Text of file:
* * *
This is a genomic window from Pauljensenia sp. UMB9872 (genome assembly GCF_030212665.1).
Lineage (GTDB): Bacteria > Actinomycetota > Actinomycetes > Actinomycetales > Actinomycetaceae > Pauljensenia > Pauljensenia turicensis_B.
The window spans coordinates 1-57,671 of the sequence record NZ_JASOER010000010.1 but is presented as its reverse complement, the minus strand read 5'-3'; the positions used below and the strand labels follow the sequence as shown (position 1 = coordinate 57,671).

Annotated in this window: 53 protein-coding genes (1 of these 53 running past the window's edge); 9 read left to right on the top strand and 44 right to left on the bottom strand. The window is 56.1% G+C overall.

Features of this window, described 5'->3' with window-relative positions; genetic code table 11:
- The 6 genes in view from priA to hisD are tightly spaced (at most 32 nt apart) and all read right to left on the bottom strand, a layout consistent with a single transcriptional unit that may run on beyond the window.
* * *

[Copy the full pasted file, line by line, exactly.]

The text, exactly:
This is a genomic window from Pauljensenia sp. UMB9872 (genome assembly GCF_030212665.1).
Lineage (GTDB): Bacteria > Actinomycetota > Actinomycetes > Actinomycetales > Actinomycetaceae > Pauljensenia > Pauljensenia turicensis_B.
The window spans coordinates 1-57,671 of the sequence record NZ_JASOER010000010.1 but is presented as its reverse complement, the minus strand read 5'-3'; the positions used below and the strand labels follow the sequence as shown (position 1 = coordinate 57,671).

Annotated in this window: 53 protein-coding genes (1 of these 53 running past the window's edge); 9 read left to right on the top strand and 44 right to left on the bottom strand. The window is 56.1% G+C overall.

Features of this window, described 5'->3' with window-relative positions; genetic code table 11:
- The 6 genes in view from priA to hisD are tightly spaced (at most 32 nt apart) and all read right to left on the bottom strand, a layout consistent with a single transcriptional unit that may run on beyond the window.